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Huge storm 'just kept on going'

  • The Wichita Eagle
  • Published Sunday, May 6, 2007, at 1:33 a.m.
  • Updated Thursday, Jan. 24, 2008, at 5:15 p.m.

Tornado threats typically fade when the sun sets, but meteorologists say Friday's tornado didn't form until well after dark.

The supercell thunderstorm that produced the wedge-shaped tornado in Kiowa County continued to spawn tornadoes for four hours and nearly 100 miles.

"The environment never changed," said Chris Bowman, a meteorologist with the Wichita office of the National Weather Service. "You were able to maintain a very favorable tornado-producing environment all the way into the overnight hours."

Supercell thunderstorms feed off the instability created by the sun's heating of the atmosphere, meteorologists said Friday. But the Kiowa County storm used two key ingredients to stay strong well after midnight.

A low-level jet stream allowed it to tap into heat from upper levels of the atmosphere, and warm, moist air flowed in from the southeast all night to feed the storm.

"That was one heck of a storm," said Matt Gerard, a meteorologist with the Dodge City branch of the weather service.

Meteorologists are surveying the damage to learn how long the Greensburg tornado was on the ground and where it first touched down. That will also help meteorologists determine the tornado's enhanced Fujita rating -- the EF1 to EF5 designation often mentioned by forecasters.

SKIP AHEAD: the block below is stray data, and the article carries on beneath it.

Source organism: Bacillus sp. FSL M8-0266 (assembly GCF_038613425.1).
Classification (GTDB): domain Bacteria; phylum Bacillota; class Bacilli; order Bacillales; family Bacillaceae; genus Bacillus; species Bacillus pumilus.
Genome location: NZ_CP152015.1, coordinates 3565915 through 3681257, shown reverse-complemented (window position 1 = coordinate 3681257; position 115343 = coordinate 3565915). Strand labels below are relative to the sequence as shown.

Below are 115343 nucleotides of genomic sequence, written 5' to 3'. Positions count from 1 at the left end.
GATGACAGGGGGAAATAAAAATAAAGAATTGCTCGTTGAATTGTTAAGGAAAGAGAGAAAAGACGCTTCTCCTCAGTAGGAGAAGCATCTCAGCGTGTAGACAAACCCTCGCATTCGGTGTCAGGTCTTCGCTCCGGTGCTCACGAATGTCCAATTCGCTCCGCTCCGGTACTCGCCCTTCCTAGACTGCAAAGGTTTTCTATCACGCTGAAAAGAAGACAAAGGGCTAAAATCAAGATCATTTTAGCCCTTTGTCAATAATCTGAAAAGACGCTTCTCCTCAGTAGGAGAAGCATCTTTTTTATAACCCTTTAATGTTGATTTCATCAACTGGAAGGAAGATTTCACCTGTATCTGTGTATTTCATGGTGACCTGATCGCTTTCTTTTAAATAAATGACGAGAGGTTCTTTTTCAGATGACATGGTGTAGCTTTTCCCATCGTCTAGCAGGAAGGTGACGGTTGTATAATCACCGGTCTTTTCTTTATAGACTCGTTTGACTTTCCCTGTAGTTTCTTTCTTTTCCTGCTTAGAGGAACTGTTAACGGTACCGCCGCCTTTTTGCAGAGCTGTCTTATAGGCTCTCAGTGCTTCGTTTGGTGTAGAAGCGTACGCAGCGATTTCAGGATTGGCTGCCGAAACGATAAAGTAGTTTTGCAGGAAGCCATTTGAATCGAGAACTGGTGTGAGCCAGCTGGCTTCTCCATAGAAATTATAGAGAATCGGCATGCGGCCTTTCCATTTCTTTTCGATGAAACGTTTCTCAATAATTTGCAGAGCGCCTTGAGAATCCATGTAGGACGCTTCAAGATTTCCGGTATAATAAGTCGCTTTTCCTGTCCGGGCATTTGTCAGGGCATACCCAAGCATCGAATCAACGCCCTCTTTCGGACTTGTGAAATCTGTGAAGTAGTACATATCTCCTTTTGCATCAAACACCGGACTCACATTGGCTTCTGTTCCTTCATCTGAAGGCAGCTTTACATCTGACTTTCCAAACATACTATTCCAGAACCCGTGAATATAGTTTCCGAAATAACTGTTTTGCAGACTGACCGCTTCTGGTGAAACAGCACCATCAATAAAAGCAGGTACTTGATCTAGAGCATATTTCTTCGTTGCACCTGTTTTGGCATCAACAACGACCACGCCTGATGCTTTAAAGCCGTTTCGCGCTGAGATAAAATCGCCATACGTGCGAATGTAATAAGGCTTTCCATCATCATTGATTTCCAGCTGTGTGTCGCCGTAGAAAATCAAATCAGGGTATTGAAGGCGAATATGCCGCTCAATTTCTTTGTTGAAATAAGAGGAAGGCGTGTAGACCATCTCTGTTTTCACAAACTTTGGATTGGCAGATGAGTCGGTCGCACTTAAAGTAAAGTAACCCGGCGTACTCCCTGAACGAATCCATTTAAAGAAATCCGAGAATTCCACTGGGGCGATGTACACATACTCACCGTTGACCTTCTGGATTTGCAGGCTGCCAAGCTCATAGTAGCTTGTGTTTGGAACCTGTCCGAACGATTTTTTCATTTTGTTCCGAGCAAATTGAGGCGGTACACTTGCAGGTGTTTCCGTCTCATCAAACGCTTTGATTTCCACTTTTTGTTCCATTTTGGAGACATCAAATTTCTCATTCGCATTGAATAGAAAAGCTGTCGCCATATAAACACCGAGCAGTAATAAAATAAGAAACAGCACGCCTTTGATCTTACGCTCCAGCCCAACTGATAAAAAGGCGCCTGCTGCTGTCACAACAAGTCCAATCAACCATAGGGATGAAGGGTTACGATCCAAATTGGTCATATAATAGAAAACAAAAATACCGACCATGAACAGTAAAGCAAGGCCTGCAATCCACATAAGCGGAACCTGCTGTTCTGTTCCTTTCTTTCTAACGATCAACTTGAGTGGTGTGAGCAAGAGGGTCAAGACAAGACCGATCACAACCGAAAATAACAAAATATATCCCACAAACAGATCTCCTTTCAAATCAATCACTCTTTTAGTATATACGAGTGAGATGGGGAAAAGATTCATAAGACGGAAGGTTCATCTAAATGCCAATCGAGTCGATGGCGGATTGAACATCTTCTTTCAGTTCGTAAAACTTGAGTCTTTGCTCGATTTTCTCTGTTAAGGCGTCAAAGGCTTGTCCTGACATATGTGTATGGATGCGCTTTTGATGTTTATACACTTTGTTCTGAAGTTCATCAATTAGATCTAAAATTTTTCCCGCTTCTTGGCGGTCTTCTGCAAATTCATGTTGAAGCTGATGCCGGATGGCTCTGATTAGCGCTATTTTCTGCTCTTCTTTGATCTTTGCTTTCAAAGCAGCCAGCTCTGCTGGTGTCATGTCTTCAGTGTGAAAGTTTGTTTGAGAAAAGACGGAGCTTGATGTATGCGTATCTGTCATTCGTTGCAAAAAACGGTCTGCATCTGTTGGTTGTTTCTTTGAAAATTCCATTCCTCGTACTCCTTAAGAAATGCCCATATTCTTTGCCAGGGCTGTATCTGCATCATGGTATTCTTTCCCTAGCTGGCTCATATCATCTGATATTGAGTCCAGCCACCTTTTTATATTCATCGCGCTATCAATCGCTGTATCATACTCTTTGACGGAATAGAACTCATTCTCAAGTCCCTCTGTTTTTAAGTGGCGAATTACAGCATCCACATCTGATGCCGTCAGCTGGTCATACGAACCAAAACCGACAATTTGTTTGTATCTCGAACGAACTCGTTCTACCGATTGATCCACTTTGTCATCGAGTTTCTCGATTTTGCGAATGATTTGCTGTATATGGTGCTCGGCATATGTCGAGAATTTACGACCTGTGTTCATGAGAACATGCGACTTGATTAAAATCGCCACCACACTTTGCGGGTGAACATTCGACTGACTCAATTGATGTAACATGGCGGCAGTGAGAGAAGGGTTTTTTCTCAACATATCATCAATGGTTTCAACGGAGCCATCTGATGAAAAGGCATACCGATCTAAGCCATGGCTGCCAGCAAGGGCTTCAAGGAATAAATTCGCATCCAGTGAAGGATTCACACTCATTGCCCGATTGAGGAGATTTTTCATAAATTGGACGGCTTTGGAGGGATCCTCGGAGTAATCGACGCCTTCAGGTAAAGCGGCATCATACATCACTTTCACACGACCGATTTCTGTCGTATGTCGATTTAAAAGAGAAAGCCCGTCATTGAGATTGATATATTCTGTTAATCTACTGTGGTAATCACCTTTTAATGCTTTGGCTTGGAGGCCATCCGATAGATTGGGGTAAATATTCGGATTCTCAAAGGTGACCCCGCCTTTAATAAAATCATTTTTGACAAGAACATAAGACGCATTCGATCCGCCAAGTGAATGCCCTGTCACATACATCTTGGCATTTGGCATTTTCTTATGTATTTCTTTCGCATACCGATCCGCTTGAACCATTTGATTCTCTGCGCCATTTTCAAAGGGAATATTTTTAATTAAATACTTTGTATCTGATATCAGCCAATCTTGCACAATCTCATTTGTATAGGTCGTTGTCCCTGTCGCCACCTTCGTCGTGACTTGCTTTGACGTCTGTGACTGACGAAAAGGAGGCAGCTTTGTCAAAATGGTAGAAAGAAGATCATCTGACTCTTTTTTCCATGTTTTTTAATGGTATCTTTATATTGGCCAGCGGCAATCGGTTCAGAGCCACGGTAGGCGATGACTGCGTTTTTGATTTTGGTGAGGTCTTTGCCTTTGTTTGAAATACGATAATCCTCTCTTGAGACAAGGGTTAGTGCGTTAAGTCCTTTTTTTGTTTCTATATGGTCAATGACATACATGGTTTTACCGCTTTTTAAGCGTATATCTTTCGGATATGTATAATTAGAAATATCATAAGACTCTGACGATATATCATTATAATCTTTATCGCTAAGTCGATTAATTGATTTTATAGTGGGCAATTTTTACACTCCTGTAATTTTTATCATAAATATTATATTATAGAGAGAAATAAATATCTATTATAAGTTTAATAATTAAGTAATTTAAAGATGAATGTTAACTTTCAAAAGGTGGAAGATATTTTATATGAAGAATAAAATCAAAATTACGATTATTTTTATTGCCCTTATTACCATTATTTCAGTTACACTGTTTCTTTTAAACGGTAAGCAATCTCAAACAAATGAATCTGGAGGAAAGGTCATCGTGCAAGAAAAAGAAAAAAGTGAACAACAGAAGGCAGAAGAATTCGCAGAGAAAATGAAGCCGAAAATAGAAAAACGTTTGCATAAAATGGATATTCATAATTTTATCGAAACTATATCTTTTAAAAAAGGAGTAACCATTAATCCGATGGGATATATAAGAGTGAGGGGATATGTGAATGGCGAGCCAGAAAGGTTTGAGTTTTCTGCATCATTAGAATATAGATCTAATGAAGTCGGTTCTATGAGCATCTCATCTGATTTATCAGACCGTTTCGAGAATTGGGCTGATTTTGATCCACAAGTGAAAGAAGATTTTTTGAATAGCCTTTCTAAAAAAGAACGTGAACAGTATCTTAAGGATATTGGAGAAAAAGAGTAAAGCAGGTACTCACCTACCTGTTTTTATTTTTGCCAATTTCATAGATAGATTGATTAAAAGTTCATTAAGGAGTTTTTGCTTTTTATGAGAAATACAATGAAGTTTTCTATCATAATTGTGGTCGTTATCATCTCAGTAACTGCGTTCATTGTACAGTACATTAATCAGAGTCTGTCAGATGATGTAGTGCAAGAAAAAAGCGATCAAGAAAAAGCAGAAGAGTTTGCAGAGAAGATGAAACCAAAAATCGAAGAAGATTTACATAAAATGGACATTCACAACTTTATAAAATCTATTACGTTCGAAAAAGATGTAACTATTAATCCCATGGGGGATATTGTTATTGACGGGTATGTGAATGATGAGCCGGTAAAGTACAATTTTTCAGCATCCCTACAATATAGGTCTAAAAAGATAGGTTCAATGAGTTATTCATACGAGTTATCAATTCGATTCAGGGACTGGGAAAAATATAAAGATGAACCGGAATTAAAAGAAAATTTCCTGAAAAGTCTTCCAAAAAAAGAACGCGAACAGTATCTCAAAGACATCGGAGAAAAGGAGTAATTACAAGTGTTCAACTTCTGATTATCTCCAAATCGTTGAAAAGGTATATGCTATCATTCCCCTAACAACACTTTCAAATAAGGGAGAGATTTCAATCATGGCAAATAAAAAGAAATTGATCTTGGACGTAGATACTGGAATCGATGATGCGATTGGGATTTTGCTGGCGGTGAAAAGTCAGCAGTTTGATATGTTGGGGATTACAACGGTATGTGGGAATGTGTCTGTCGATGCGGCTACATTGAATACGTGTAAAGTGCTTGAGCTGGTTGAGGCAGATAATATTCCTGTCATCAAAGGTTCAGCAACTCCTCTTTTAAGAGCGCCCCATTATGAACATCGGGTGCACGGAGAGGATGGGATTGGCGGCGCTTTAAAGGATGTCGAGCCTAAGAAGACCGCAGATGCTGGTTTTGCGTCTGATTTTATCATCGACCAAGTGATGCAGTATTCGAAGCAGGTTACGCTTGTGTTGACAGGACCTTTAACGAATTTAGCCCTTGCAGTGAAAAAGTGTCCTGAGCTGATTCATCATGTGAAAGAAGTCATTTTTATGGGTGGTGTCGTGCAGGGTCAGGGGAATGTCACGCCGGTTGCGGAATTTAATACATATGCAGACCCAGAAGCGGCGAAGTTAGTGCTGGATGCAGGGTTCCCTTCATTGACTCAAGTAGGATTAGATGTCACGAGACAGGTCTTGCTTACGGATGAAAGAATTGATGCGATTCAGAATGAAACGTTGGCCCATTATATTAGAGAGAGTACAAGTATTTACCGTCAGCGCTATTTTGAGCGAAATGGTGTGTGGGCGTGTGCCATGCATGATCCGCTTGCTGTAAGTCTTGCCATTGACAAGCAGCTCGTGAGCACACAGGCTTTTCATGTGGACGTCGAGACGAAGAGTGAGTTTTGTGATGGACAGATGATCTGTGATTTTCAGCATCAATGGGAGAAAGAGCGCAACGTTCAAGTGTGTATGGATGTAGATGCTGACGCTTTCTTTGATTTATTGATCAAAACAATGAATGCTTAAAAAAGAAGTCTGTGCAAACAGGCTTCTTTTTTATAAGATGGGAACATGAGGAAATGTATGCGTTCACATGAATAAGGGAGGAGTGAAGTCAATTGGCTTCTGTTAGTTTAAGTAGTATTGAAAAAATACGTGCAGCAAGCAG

As the tornado -- estimated at times to be a mile wide or more -- moved through Kiowa County, its northeasterly track seemed to be taking it clear of Greensburg.

"Our initial thought was that it would graze the southeastern edge of Greensburg, or perhaps miss the town entirely," Gerard said.

But as tornadoes start to weaken, he said, it's not unusual for them to make a left turn -- and that's just what this tornado did. The northerly turn took it into the heart of Greensburg.

As it began to fall apart north of the town, a second strong tornado formed and barreled northeast toward Trousdale and Hopewell.

"It was one of those classic, cyclic supercells," said Michael Lacy, a weather service meteorologist in Dodge City. "One tornado would develop, mature, and then bend to the north as it weakened" and then another tornado would develop.

"That happened over and over."

Storm spotters reported seeing at least one rope tornado rotating around the wedge tornado before it struck Greensburg, Gerard said, and it's possible multiple tornadoes were on the ground at the same time farther north along the storm's track.

The last tornado produced by the supercell touched down just south of Claflin shortly after 1:30 a.m., Bowman said. That's more than four hours of nighttime tornadoes from a storm that just didn't want to quit.

"It was amazing to see that," Gerard said. "It just kept on going."

Reach Stan Finger at 316-268-6437 or sfinger@wichitaeagle.com.

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